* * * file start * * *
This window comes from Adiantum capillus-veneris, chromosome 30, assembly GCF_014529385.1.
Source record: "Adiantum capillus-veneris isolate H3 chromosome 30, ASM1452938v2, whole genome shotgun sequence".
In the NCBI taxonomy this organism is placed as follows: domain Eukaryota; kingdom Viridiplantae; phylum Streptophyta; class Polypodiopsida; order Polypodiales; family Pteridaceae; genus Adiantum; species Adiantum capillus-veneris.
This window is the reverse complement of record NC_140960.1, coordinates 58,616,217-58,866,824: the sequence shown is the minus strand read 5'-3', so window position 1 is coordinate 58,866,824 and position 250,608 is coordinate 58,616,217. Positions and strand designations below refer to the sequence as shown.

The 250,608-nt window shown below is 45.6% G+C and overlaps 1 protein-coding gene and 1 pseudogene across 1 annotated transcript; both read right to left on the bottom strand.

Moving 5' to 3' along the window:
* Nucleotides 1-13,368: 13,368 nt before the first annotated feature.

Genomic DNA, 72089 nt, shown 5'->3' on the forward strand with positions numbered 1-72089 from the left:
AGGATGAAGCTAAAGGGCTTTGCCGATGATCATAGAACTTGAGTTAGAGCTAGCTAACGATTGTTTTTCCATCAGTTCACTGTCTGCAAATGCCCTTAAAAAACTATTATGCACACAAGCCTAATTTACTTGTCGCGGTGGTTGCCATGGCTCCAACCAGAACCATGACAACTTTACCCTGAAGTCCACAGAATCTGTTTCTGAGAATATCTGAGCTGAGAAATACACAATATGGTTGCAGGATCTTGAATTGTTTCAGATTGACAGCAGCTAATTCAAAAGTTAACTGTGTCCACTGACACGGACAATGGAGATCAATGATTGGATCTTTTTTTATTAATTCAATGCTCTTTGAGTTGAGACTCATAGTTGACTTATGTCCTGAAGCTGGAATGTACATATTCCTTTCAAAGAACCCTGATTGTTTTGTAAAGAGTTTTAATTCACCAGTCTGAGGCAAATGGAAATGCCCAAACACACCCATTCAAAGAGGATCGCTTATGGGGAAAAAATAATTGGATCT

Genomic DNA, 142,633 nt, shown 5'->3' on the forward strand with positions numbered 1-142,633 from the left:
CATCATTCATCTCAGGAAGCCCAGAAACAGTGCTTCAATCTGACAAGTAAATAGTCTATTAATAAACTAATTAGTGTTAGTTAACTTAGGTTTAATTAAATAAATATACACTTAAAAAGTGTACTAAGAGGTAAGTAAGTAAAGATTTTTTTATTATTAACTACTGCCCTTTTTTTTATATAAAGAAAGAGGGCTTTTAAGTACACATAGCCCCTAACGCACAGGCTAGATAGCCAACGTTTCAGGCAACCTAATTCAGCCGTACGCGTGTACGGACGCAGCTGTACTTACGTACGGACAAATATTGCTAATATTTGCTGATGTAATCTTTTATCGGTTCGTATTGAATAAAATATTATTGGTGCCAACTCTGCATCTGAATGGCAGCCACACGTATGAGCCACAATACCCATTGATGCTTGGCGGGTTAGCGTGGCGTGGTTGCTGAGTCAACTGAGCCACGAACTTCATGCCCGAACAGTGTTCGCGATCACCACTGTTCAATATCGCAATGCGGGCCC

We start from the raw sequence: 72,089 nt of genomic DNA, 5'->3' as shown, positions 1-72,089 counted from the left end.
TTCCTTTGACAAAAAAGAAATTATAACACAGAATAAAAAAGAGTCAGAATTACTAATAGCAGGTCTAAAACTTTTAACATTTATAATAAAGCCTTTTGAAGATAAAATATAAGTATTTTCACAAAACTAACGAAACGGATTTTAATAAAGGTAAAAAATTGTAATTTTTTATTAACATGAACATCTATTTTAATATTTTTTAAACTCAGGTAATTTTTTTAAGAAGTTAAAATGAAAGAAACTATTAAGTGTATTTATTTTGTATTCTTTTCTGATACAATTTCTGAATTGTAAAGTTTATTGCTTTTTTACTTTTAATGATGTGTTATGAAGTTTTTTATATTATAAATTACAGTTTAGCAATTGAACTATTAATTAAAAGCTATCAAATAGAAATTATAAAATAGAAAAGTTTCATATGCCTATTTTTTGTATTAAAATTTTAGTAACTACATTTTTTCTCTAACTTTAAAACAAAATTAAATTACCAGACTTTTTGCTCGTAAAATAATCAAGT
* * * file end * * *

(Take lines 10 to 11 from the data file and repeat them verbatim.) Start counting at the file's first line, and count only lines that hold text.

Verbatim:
Genomic DNA, 142,633 nt, shown 5'->3' on the forward strand with positions numbered 1-142,633 from the left:
CATCATTCATCTCAGGAAGCCCAGAAACAGTGCTTCAATCTGACAAGTAAATAGTCTATTAATAAACTAATTAGTGTTAGTTAACTTAGGTTTAATTAAATAAATATACACTTAAAAAGTGTACTAAGAGGTAAGTAAGTAAAGATTTTTTTATTATTAACTACTGCCCTTTTTTTTATATAAAGAAAGAGGGCTTTTAAGTACACATAGCCCCTAACGCACAGGCTAGATAGCCAACGTTTCAGGCAACCTAATTCAGCCGTACGCGTGTACGGACGCAGCTGTACTTACGTACGGACAAATATTGCTAATATTTGCTGATGTAATCTTTTATCGGTTCGTATTGAATAAAATATTATTGGTGCCAACTCTGCATCTGAATGGCAGCCACACGTATGAGCCACAATACCCATTGATGCTTGGCGGGTTAGCGTGGCGTGGTTGCTGAGTCAACTGAGCCACGAACTTCATGCCCGAACAGTGTTCGCGATCACCACTGTTCAATATCGCAATGCGGGCCC